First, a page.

It’s only been in the last few years that I can drive on highways and interstates without significant driving anxiety. For the majority of my adult life however, I had severe highway driving anxiety.
It used to be impossible for me to pass someone on the highway without having a panic attack. I would always stay in the slow lane, and only pass if I absolutely had to. Three lane highways scared the crap out of me, and I avoided them at all cost. Even being a passenger with my husband driving I used to wonder how the heck did he drive into the city and pass other vehicles so calmly?
I got over my driving anxiety by first deciding that driving on highways and interstates was something I wanted to be able to do. I made it a goal. And then I just went out there and practiced. I did the dreaded highway driving and forced myself to pass cars, or stay in the left lane, even if someone was driving behind me. I stayed in my lane even if a big rig tractor trailer was behind me– no easy task at the time.
I continued to stay in my lane, even through panic attacks. I had to feel the fear and do it anyway.
I still don’t relish the thought of driving through or around major cities, but it is tremendously gratifying to know that I can do it if I have to.
The best part about practicing driving on highways over and over and over again is that it has given me such a sense of freedom. because of this, I was able to drive 7 hours to visit my sister in Buffalo when she had emergency surgery last spring.
I can occasionally get anxious when I am in the passing lane, especially with someone riding my tail behind me and no clear break for me to get into the right lane.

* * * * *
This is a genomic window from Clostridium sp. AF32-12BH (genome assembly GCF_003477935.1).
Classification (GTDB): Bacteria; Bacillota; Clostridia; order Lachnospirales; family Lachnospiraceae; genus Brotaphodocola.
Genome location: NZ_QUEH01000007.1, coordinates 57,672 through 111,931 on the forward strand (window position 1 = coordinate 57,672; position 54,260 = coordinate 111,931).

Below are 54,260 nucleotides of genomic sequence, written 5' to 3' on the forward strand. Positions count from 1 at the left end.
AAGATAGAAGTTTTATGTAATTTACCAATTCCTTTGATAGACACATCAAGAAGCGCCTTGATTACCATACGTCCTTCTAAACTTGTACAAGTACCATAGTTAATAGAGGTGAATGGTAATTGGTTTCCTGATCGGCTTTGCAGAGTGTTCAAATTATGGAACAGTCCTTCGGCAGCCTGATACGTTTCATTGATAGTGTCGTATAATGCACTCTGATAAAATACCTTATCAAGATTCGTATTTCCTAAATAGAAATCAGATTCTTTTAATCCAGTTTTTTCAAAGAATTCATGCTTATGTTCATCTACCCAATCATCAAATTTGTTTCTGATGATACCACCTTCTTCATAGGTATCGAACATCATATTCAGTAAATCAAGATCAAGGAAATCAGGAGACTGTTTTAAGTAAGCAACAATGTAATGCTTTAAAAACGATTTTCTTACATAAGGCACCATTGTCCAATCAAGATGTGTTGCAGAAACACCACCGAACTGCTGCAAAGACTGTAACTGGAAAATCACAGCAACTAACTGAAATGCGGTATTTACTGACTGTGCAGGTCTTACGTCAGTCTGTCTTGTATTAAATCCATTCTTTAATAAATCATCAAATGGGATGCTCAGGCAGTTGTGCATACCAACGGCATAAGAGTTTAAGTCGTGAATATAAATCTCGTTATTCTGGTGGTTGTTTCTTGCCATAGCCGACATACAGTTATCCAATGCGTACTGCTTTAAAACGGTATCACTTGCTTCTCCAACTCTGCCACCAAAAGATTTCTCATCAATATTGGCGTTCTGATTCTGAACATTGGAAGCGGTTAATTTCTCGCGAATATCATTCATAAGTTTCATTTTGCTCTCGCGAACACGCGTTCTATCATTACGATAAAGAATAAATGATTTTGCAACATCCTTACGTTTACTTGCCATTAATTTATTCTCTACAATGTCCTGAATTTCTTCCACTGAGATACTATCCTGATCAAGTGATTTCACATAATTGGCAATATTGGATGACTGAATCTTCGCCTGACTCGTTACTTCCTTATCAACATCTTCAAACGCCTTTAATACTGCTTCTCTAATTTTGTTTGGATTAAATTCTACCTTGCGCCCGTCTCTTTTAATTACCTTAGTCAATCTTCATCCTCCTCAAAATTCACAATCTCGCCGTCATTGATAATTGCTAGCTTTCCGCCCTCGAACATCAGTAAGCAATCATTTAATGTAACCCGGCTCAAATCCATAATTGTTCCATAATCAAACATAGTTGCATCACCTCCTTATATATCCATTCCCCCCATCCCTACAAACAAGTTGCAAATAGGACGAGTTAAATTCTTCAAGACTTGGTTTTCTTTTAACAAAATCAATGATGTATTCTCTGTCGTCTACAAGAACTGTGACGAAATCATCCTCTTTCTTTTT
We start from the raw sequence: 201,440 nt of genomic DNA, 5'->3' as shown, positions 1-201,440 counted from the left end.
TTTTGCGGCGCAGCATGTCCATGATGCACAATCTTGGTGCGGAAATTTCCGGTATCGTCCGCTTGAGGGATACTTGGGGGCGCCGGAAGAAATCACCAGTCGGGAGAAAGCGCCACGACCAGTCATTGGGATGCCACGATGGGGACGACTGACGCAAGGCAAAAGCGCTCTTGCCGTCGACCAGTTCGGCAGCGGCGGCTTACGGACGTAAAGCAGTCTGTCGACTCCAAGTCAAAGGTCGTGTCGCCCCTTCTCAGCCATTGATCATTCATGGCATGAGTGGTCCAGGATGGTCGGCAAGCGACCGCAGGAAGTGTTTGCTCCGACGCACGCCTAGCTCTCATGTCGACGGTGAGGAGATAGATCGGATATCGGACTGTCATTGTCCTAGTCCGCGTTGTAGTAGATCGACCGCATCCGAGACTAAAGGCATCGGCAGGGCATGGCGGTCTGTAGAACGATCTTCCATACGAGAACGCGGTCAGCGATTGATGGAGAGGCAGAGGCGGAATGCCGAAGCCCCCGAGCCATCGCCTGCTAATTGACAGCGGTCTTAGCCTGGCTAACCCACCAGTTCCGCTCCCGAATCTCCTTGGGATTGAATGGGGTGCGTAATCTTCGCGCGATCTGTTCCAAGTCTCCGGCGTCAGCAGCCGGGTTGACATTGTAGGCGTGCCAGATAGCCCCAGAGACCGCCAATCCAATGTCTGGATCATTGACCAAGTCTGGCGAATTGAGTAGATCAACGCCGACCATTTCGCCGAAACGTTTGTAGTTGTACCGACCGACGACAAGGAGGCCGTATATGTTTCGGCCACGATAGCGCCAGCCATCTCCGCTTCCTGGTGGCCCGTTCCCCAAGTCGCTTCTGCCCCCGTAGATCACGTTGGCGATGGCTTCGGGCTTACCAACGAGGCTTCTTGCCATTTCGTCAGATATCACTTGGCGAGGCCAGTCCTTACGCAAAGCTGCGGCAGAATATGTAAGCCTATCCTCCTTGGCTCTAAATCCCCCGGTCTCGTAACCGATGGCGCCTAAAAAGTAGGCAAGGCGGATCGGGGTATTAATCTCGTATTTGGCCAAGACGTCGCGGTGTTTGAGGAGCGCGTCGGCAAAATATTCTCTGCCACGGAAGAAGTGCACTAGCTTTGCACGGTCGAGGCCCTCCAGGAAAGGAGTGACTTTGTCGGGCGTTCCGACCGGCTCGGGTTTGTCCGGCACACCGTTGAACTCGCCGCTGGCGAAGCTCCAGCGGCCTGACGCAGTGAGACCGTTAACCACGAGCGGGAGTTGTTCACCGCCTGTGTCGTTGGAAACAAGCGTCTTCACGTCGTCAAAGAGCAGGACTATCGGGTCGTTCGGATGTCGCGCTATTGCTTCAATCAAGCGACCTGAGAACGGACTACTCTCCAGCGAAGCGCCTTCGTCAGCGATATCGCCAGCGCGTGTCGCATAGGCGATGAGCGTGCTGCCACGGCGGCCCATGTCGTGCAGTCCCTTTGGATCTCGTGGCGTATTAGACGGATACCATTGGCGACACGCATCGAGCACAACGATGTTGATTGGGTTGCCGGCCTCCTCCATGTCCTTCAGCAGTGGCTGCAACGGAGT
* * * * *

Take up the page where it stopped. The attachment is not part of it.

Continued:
A few months ago, I had a flight out of Newark Airport, which is about an hour from where I live. I programmed the long term parking service into my GPS, but for some reason I ended up lost.
It was close to evening rush hour so the traffic was horrendous. I drove around completely lost for about 20 minutes in what seemed like a tangled web of poorly marked highways, all chock full of speeding, tailgating, aggressive drivers. I didn’t actually have a panic attack, but it was very close. My driving anxiety seemed to come flooding back. By the time I made it to the parking service, I was a jittery mess.
I wish it didn’t take me 10 years to finally overcome my major fears about driving. In closing, while I still have my anxious moments in the car, for the most part my driving anxiety is much better. Overall, I am a pretty happy — and calm– driver.
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I wish you peace,